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A delightful morning.

The plan: to practice boomerang throwing. Over peach pie and a bagel for breakfast, I read up on how to make and construct and throw boomerangs. My sleek, modern, Gel boomerang --a Bellen model--isn't in the book (which itself goes back to 1937) but looking at the beveled edges, and assuming it is a right handed one, I come up with a way to hold it.

A long wait for the 57 means I get to read Mother Jones instead of walking five blocks. Two minutes, if that, on the bus, and it's across the street to Mosswood Park. A man is playing catch with two dogs so I move over toward the baseball diamond.

First, a couple of throws with the cardboard cross. Works well enough that it will come in handy as a camp craft activity. Then, out comes the red and blue airbrushed, varnished Gel Bellen. One throw. Two throws. Is this a non-returning boomerang? Adjust the pitch, the elevation and the boomerang cuts a swift steep arc up and almost back. I throw it again to see if I've got the hold right. Up and turn and drop. Okay. Let's find the wind. What happens if we aim higher? Up and up... and up... and down... and tree branch.


Wouldn't you know it? The Bellen's bell-shaped elbow is the perfect shape to catch and hold on just about any tree branch.

A Snapple bottle--no, it's Gatorade--makes a good projectile to try and knock the Bellen down. Until with one sure, bullet-like throw I shatter the thing on the branch (thankfully I was wearing safety glasses) and totally failing to move the boomerang. After picking up as much of the glass I could find, and disposing of it, I assess the likelihood of my success in retrieving the 'rang by climbing the tree. In Birkenstocks, shorts, and no health insurance, not good. I could go home, put on jeans, tennis shoes, make out a will, and return for the attempt, but even though I'd like the $18 boomerang back, I'm not sure it's worth a 15 foot fall. The trunk will support me, it's just the lack of perpendicular branches to grip and the lack of my tree climbing experience (as well as visions of my slip at the Jones Gulch climbing wall) dissuades me.

Plan B. I head over to Woolworths to purchase a baseball--but as it's only 9:30 a.m. and Woolworths doesn't open until 10:00, it's another chance to read Mother Jones.

Woolworths has Jurassic Park everything, including raptor egg candy and gummi dinosaurs, houseplants, super soaker--Ah ha!--a baseball for $2.50. I have no idea of my proficiency with a baseball except that I don't think it's good. I haven't thrown one since 1982--P.E. freshman year. Back to the park.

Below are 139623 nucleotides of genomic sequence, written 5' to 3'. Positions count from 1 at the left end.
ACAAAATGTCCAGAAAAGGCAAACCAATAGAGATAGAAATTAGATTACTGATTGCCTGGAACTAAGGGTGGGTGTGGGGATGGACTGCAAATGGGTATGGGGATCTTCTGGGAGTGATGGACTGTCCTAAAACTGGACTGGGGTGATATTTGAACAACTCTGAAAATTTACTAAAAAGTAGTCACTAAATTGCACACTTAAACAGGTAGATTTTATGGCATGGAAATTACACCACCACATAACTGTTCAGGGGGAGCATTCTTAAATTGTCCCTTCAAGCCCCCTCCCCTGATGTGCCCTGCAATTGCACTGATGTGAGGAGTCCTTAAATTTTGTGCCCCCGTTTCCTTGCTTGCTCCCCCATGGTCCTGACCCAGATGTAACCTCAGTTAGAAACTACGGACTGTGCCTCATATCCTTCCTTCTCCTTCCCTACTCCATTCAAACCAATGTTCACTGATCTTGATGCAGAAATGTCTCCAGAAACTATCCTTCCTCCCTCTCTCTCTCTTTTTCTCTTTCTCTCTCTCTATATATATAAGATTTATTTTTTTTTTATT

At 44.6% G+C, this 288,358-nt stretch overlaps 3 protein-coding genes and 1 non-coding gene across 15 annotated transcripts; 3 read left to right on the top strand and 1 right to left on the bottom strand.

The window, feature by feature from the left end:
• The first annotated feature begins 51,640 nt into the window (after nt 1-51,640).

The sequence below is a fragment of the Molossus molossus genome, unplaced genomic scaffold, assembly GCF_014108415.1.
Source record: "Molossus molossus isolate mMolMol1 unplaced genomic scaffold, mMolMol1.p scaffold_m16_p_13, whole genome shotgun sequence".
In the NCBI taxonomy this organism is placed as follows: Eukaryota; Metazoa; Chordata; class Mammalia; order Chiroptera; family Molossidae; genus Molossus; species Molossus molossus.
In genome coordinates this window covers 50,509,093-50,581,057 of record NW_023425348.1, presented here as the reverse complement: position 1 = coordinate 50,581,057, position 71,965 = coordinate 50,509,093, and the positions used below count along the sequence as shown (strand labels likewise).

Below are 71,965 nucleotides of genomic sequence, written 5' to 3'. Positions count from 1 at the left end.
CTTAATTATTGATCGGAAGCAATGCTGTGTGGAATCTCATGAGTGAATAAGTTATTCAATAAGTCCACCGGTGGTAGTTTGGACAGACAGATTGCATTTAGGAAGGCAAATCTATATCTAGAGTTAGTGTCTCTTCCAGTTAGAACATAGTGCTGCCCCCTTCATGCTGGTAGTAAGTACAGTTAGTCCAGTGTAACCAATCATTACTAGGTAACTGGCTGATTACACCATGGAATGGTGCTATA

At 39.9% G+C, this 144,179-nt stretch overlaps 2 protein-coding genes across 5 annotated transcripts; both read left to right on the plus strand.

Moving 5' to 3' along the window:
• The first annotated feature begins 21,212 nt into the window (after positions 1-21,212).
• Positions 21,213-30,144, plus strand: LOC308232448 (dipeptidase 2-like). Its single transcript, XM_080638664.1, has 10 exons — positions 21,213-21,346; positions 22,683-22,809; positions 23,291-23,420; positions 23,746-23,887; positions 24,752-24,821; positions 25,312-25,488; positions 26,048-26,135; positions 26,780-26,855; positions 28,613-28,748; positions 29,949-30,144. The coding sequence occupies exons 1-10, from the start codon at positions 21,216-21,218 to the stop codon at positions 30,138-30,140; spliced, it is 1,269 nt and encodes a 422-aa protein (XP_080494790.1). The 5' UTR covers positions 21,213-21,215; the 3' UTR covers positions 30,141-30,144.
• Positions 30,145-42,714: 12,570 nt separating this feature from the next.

I manage to hit the branch, also nearby ones, and also ones nowhere near the boomerang, but the boomerang doesn't do more than pivot gently from its center of gravity. The trick will be to aim past the boomerang, to deliver enough energy to knock it off.... I have no trouble arcing the ball so that it peaks around the branch but it's not enough energy... it's all been turned to PE....

I give it a few more tries. A woman cuts across the park on her way to MacArthur and looks from me up to the tree down to the ball and up to the boomerang. She doesn't say anything, but keeps on her way.

I wonder if I can call Visa and ask them to replace it (since I bought it on plastic) but I realize that they are likely to view the loss of a boomerang due to throwing it a necessary consequence, part of the expected operational parameters, and therefore not covered by insurance.

The question is-- do I go get another one? Same model? (the Gel Bellen is the short range model) If so where do I practice? Same spot? Another 18 bucks. But hey, I'm writing it off as a business expense (for summer camp). Do I go back tonight with the baseball, hoping my arm doesn't cramp? Invite friends to practice their throwing arm? Wait for a wind? Post a "missing boomerang - REWARD" sign at Mosswood Rec Center?

I leave the park, sans boomerang, as I have obligations elsewhere. But a fortuitous bus ride home later that day puts me back in the park some seven hours later.

I approach the tree again. There's my boomerang, still on the branch. I drop my pack and take out the baseball. My shoulder is stiff, and I shrug and roll my shoulders. And I aim and throw. Miss. Retrieve the ball. Aim and throw and miss. Retrieve. Aim and throw and miss and retrieve. Aim and throw and... there's someone cutting across the park, from MacArthur, back toward Broadway. A woman. Actually, the same woman from this morning. She stares at me in disbelief.

"I really want that boomerang down," I say to her, and grin sheepishly, but inside, I'm falling down laughing, because in her mind, I've never left the park all day.

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